Kazakhstan’s Economy: Collateral Damage From Low Oil Prices and Russia’s Recession

2015 has not been kind to Kazakhstan’s economy (the largest in Central Asia).

Although it has the highest levels of economic freedom in the region, the country’s growth has slowed, with estimates now calling for just 2.8 percent, significantly less than last year’s 4.3 percent.

The culprits in the decline? A weakened Russian currency and economy, low global oil prices, and blowback from increasingly strict Western sanctions on Russia. All have contributed to economic stagnation in Kazakhstan. As the EU targets Russian state finances, as well as its energy and arms manufacturing sectors, Western companies (fairly or not) have become more cautious in their business dealings with Russia’s close neighbors—including Kazakhstan.

Meanwhile, Russia, an important trade partner, is edging nearer to a recession, with 1.3-percent growth in the last year and negative growth of 4.3 percent in the third quarter of 2015.

So, as Russia has stumbled, Kazakhstan has been pulled down along with it: The falling Russian ruble has put pressure on the Kazakh tenge, which was devalued 19 percent last year. This year, instead of an explicit devaluation, Kazakhstan monetary authorities simply allowed it to (mostly) float. It tumbled by 26.2 percent after the policy change was announced in August, and it has since fallen farther after the central bank decided to minimize its participation in the currency market in early November.

The Eurasian Economic Union (EEU—a one-way street benefiting Russia at the expense of its partners, which some have labeled a 21st-century attempt by Putin to recreate the USSR) continues to impede economic growth and investment in Kazakhstan.

Although Kazakhstan has now formally joined the World Trade Organization, it must pull away from the Eurasian Economic Union if it is to gain greater access to global markets.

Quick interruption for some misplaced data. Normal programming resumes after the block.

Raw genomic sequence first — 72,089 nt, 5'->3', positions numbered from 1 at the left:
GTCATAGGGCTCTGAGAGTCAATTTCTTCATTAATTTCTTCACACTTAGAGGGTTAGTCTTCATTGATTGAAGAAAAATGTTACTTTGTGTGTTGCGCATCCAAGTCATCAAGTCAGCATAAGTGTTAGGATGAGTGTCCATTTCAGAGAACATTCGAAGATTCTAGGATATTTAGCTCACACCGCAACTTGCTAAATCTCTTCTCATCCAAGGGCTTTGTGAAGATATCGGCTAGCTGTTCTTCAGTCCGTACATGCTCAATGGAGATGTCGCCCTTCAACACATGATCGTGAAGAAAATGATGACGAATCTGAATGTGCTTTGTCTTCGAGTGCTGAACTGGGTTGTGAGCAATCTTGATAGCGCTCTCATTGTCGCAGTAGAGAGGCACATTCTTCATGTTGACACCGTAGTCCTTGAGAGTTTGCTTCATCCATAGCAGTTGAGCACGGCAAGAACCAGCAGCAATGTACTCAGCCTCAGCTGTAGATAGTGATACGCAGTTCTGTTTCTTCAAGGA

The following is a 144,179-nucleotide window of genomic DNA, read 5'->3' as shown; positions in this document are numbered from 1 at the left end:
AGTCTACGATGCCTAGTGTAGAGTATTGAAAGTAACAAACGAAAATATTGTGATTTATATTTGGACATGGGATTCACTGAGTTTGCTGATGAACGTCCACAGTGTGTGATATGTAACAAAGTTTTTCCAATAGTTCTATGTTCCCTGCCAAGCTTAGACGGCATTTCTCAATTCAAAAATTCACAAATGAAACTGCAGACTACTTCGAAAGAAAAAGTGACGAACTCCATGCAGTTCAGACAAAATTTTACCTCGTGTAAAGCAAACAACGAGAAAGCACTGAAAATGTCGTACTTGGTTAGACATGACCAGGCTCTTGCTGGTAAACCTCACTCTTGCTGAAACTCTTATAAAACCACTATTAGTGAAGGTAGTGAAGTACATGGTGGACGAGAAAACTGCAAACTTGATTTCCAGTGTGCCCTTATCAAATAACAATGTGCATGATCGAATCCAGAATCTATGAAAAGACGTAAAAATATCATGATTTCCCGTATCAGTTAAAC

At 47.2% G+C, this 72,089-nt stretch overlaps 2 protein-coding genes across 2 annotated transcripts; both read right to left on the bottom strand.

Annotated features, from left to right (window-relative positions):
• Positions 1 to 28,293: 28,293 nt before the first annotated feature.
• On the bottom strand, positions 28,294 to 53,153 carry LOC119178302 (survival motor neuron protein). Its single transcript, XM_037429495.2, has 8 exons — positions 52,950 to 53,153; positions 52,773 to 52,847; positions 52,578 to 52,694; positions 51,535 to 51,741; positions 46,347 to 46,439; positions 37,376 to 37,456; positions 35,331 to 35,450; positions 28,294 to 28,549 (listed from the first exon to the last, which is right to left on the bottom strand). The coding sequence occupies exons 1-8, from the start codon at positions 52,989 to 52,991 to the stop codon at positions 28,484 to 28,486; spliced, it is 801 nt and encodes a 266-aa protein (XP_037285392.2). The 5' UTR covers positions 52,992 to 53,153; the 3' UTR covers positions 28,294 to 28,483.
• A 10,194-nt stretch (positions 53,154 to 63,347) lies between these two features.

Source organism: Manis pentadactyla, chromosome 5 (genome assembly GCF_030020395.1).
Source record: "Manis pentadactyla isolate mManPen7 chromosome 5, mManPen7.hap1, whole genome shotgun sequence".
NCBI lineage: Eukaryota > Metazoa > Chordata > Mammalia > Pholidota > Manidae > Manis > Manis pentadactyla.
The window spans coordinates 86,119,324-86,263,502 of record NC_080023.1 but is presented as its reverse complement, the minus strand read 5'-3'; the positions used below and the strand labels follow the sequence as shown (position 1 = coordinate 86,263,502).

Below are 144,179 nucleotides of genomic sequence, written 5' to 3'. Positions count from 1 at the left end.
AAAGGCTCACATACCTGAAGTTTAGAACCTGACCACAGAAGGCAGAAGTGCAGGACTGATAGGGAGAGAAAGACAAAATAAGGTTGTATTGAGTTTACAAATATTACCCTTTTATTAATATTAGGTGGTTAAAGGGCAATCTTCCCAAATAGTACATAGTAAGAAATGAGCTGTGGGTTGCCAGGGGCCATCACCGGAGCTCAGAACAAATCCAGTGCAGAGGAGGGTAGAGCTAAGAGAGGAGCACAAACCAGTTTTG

Kazakhstan’s medium-term prospects are also threatened by falling oil prices. During the commodity boom, Kazakhstan enjoyed a long run of prosperity from its bountiful mineral wealth—principally hydrocarbons, but also uranium and other metals. Although oil prices bounced earlier this year, they have since fallen below lows established at the beginning of the year.

Furthermore, the slowdown in the Chinese economy has hurt Kazakh exports as raw materials such as copper have fallen dramatically in price. Last year’s devaluation of the tenge had been expected to drive down labor costs and boost the natural resources sector, but, due to declining oil prices, this has not happened.

Even worse, the Kashagan oil field—one of the largest ever oil discoveries—is still not in production. Billions of dollars have been invested, with virtually no oil extracted. Despite estimates that the facility can be profitable only if oil rises above $100 a barrel, Kazakhstan says that it will begin production in 2016, though for a project that has been wracked by delays, this is not necessarily encouraging.

U.S. companies may have opportunities to exploit economic openings in Kazakhstan due to pullbacks by China and Russia. The U.S. government, too, should push for more reforms by the government of Kazakhstan President Nazarbayev, whose last re-election campaign (which garnered 97.7 percent of the vote) featured promises of 100 reforms he would implement. So far his administration has implemented a few of them, but much more needs to be done.

Source material can be found at this site.

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